Enjoy some Valentine's Day "Favorite Past Posts"









How do I love Thee, Lord Jesus?

1.    He demonstrated His own love toward me, that while I was still a sinner, 
Christ died for me (Romans 5:8).

2.    For God so loved the world (me) that He gave His only begotten Son, that whoever 
believed in Him would not perish, but have everlasting life (John 3:16).

3.    For He made Him who knew no sin to be sin for me, that I might become the 
righteousness of God in Him (II Corinthians 5:21).

4.    Behold, what manner of love the Father has bestowed on me, that I 
should be called a child of God (I John 3:1).

5.    By this I know love, because He laid down His life for me (I John 3:16).

6.    But the Lord is faithful, who will establish me and guard me from the evil one (II Thess.3:3).

7.    He indeed was foreordained before the foundation of the world, but was 
manifest in these last times for me (I Peter 1:20).

8.    For I was like a sheep going astray, but have now returned to the 
Shepherd and Overseer of my soul (I Peter 2:25).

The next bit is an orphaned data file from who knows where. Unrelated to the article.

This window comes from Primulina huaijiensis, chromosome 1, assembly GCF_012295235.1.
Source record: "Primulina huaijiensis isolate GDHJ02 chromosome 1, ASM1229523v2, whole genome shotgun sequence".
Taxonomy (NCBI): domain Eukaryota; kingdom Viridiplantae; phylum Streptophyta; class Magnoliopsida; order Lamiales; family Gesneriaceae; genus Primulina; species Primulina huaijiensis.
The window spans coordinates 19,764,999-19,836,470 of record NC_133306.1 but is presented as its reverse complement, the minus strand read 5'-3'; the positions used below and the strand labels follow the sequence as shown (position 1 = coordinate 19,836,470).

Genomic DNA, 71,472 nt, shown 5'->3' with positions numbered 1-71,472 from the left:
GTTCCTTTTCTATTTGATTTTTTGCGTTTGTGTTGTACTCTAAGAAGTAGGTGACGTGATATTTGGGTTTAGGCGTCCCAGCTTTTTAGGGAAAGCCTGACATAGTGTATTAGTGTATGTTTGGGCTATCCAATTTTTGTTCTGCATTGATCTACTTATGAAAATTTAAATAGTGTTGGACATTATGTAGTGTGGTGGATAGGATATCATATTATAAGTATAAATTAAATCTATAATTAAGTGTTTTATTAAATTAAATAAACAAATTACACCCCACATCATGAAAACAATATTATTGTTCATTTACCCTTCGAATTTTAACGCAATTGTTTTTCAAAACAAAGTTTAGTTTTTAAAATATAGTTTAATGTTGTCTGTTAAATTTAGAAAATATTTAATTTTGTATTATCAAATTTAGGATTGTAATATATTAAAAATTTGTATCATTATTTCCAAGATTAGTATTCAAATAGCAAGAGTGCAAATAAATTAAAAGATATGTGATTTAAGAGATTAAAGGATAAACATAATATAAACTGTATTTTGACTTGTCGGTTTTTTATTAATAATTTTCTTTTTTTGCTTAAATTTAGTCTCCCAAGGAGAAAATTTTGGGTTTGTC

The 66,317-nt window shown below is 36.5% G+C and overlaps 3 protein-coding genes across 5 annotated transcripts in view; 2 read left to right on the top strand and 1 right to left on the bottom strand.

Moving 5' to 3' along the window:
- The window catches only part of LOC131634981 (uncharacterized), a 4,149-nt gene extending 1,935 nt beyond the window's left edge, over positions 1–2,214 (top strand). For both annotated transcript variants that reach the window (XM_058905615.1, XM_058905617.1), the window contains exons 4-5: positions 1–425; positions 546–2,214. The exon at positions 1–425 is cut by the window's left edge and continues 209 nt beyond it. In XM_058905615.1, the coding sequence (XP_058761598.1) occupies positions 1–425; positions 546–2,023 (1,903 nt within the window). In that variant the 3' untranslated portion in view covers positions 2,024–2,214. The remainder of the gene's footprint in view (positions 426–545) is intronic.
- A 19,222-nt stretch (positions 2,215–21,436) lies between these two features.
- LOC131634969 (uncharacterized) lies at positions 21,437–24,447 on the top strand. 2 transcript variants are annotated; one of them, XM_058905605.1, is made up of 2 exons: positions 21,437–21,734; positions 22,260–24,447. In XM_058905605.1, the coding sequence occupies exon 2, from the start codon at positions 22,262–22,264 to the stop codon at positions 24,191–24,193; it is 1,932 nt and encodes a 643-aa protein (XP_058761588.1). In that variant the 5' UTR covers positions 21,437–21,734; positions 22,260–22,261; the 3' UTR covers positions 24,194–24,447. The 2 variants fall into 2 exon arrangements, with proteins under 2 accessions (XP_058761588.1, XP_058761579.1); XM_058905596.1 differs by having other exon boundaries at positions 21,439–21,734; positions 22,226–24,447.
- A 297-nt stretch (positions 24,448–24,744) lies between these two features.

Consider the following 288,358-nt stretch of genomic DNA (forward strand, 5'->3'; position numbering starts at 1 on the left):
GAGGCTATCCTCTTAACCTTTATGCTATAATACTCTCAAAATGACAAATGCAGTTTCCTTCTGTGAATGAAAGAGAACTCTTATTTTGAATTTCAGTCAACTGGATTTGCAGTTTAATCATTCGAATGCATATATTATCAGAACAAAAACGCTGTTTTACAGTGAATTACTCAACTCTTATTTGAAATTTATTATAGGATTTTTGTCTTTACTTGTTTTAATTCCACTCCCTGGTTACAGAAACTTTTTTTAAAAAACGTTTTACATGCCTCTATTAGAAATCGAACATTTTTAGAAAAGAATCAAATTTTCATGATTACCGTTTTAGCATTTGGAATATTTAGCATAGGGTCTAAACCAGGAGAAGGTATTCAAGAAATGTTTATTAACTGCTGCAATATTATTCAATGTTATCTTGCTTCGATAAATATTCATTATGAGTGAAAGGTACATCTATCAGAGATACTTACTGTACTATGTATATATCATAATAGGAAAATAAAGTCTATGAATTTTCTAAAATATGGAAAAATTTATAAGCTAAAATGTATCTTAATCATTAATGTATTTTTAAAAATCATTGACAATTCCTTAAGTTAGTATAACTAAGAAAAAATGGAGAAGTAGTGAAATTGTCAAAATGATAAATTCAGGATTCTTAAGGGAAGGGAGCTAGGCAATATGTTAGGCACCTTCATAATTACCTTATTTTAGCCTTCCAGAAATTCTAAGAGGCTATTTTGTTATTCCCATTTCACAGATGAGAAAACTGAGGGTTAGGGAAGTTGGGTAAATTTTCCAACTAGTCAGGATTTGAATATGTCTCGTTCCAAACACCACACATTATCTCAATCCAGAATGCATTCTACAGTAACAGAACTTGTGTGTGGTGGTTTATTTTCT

9.    For Christ also suffered once for sins, the just for the unjust, that He might bring me to God, being put to death in the flesh but made alive by the Spirit (I Peter 3:18).

10.    I will sing to the Lord as long as I live; I will sing praise to my God 
while I have my being (Psalm 104:33).


Celebrate this Valentine's Day knowing your Heavenly Father 
loves and embraces you just the way your are!








Deborah is the author of a Christian non-fiction book titled “Mission Possible”. It is written for women who love the Lord Jesus, but their spouse doesn’t share their passion.  It will encourage and challenge the reader to embrace God’s promises for their spouse and future together. 

If you have been encouraged by this post - please take time to share it with others.


Share/Bookmark